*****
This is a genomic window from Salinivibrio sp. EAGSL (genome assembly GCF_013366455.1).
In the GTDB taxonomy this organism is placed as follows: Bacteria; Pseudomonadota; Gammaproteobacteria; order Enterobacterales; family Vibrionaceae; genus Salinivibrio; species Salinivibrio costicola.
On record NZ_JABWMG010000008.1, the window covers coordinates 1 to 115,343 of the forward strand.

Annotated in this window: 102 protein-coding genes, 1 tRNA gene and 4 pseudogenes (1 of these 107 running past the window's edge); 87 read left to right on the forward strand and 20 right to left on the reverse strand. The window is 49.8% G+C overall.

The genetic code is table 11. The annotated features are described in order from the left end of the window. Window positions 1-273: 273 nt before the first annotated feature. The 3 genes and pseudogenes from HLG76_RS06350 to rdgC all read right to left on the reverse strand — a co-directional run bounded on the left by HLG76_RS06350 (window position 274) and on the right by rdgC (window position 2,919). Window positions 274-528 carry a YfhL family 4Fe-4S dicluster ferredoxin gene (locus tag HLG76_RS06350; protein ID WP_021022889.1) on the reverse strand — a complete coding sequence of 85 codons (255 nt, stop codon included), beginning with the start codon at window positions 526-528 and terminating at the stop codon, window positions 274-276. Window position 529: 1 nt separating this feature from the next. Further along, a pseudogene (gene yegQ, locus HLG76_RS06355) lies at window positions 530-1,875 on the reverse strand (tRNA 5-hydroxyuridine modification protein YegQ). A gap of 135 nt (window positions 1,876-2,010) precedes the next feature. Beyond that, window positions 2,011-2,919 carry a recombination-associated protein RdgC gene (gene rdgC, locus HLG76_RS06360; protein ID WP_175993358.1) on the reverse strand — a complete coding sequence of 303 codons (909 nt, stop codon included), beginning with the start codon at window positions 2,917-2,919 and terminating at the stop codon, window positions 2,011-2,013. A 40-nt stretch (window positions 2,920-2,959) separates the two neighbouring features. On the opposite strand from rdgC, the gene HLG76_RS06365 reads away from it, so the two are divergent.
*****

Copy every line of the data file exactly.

This is a genomic window from Salinivibrio sp. EAGSL (genome assembly GCF_013366455.1).
In the GTDB taxonomy this organism is placed as follows: Bacteria; Pseudomonadota; Gammaproteobacteria; order Enterobacterales; family Vibrionaceae; genus Salinivibrio; species Salinivibrio costicola.
On record NZ_JABWMG010000008.1, the window covers coordinates 1 to 115,343 of the forward strand.

Annotated in this window: 102 protein-coding genes, 1 tRNA gene and 4 pseudogenes (1 of these 107 running past the window's edge); 87 read left to right on the forward strand and 20 right to left on the reverse strand. The window is 49.8% G+C overall.

The genetic code is table 11. The annotated features are described in order from the left end of the window. Window positions 1-273: 273 nt before the first annotated feature. The 3 genes and pseudogenes from HLG76_RS06350 to rdgC all read right to left on the reverse strand — a co-directional run bounded on the left by HLG76_RS06350 (window position 274) and on the right by rdgC (window position 2,919). Window positions 274-528 carry a YfhL family 4Fe-4S dicluster ferredoxin gene (locus tag HLG76_RS06350; protein ID WP_021022889.1) on the reverse strand — a complete coding sequence of 85 codons (255 nt, stop codon included), beginning with the start codon at window positions 526-528 and terminating at the stop codon, window positions 274-276. Window position 529: 1 nt separating this feature from the next. Further along, a pseudogene (gene yegQ, locus HLG76_RS06355) lies at window positions 530-1,875 on the reverse strand (tRNA 5-hydroxyuridine modification protein YegQ). A gap of 135 nt (window positions 1,876-2,010) precedes the next feature. Beyond that, window positions 2,011-2,919 carry a recombination-associated protein RdgC gene (gene rdgC, locus HLG76_RS06360; protein ID WP_175993358.1) on the reverse strand — a complete coding sequence of 303 codons (909 nt, stop codon included), beginning with the start codon at window positions 2,917-2,919 and terminating at the stop codon, window positions 2,011-2,013. A 40-nt stretch (window positions 2,920-2,959) separates the two neighbouring features. On the opposite strand from rdgC, the gene HLG76_RS06365 reads away from it, so the two are divergent.